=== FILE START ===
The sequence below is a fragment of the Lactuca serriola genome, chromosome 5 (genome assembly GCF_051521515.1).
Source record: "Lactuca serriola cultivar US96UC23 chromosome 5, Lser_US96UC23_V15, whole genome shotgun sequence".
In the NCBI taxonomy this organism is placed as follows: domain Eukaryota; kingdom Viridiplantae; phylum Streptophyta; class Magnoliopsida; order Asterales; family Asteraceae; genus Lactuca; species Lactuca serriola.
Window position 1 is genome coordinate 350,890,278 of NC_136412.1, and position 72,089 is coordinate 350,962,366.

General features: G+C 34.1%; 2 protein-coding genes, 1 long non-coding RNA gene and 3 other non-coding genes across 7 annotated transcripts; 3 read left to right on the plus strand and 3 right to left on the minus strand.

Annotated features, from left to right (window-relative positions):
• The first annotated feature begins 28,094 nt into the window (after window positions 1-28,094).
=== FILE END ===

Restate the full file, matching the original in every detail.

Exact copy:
The sequence below is a fragment of the Lactuca serriola genome, chromosome 5 (genome assembly GCF_051521515.1).
Source record: "Lactuca serriola cultivar US96UC23 chromosome 5, Lser_US96UC23_V15, whole genome shotgun sequence".
In the NCBI taxonomy this organism is placed as follows: domain Eukaryota; kingdom Viridiplantae; phylum Streptophyta; class Magnoliopsida; order Asterales; family Asteraceae; genus Lactuca; species Lactuca serriola.
Window position 1 is genome coordinate 350,890,278 of NC_136412.1, and position 72,089 is coordinate 350,962,366.

General features: G+C 34.1%; 2 protein-coding genes, 1 long non-coding RNA gene and 3 other non-coding genes across 7 annotated transcripts; 3 read left to right on the plus strand and 3 right to left on the minus strand.

Annotated features, from left to right (window-relative positions):
• The first annotated feature begins 28,094 nt into the window (after window positions 1-28,094).